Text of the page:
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Worried About High Debt Levels? Protect Your Money With Gold

Investors are worried about a debt crisis. When times are good, debt levels rise. It’s counter-intuitive to some. A basic rule of personal finance is paying off your credit cards faster when you have extra money. The problem is, when you’re making lots of money, debt is cheap and easy to get. It’s only once you’re broke that no one will give you a loan.

The U.S. national debt has ballooned in the last ten years to $17 trillion. Several of those trillions came during their banking crisis of 2008, when some of the largest financial institutions needed to be bailed out to prevent a global depression. But despite positive job growth and ongoing market growth, the U.S. debt is picking up speed. Investors are rightly worried and they’re putting their money in gold.

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Inflation, Debt, and Gold Markets

Gold markets go up when investors get worried about debt. It all has to do with inflation. When governments are too deeply in debt, they have a tendency to just start printing money to cover their debts. That devalues the currency and inflation picks up speed.

Rather than see their hard-earned money go to waste because of reckless government spending, investors enter the gold market. Gold is what’s called an inflation hedge. When inflation goes up, gold prices tend to go up as well. Gold doesn’t lose value the way a dollar does. Over the long term, gold seems to have a fairly consistent value, especially in relation to other assets like real estate.

Deficit Spending and Gold Markets

In the first fifteen years of the 21st century, it even looked like there was a close correlation between U.S. national debt levels and gold prices. Today it looks like it was more of a coincidence, as the 2000s commodities boom took place in the same decade that saw the 2008 financial crisis. After 2008, debt levels around the world quickly skyrocketed while gold prices peaked. U.S. borrowing after 2008 grew exponentially in the wake of 2008. The national deficit burgeoned from $161 billion in 2007 to $458 billion in 2008, to $1.294 trillion in 2009. The U.S. added more than a trillion dollars in deficit spending until 2013 and it still hasn’t reached the size seen in 2007.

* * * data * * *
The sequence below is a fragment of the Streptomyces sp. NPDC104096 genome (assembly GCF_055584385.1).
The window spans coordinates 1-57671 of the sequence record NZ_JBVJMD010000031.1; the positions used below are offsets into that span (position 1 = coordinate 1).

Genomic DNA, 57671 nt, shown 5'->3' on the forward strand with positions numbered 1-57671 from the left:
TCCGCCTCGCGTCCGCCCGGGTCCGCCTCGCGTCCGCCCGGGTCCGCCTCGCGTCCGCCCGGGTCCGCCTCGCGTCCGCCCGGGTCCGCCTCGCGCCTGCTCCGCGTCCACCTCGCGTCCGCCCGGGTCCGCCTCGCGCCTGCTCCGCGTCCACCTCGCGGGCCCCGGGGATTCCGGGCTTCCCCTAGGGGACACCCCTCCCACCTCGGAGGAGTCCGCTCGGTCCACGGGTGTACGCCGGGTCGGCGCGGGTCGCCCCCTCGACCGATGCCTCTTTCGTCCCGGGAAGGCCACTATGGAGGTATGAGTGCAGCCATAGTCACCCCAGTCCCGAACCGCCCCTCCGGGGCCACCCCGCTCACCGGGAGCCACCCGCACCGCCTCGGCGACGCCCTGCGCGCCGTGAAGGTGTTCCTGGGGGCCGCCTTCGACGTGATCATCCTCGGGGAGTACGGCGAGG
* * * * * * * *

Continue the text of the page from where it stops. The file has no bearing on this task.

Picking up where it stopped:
While the correlation between the size of the debt and gold prices may have been debunked, there is still some evidence of a correlation between gold and deficit spending (i.e., how much debt gets added each year). With every large deficit, confidence in the U.S. and global economy gets a little shakier. As deficit spending finally began to fall in 2013, so did the price of gold. That’s a good sign to buy gold. U.S. deficit spending is expected to climb back to $1 trillion by 2020 thanks to recent tax cuts.

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Household Debt and Gold

It’s not just government deficits that have been getting fatter, household debt is also growing. Mortgages, credit card bills, bank loans, and more have grown steadily. At $13.2 trillion, it rivals the national debt and it continues to grow. Personal debt, largely in the form of subprime mortgages, was the cause of the 2008 financial crisis. Banks overburdened with toxic debt faced a liquidity crisis. Lehman Brothers went bankrupt and major banks like Merrill Lynch, Freddie Mac, and Fannie Mae had to be bailed out, alongside banks in England, Europe, and around the world.

The banking system coming to the near-brink gave gold prices a push into the stratosphere, though there was a brief sell-off that sent prices plummeting in the early days of the financial crisis. Low gold prices and a financial system in free fall sent investors into a frenzy for gold.This time around, it could be subprime car loans that push the economy over the edge, while rising interest rates could also push many borrowers into insolvency.

Where to Buy Gold

If you’re eager to move your money into the gold market because of debt and inflation, buy gold online in bullion. That includes gold coins, gold bars, or gold rounds. You can find all of them at online gold dealers like Silvergoldbull.ca at low premiums.

Investors enter the gold market when inflation threatens the value of their money. High inflation can obliterate savings. Anything in a low-yield financial product like treasuries will produce negative results. Keeping money in cash is like letting it fly out the window. Gold prices endure when currency’s value doesn’t. Get into the gold market today and don’t get caught up in the next debt crisis.

About Rohit Shetty

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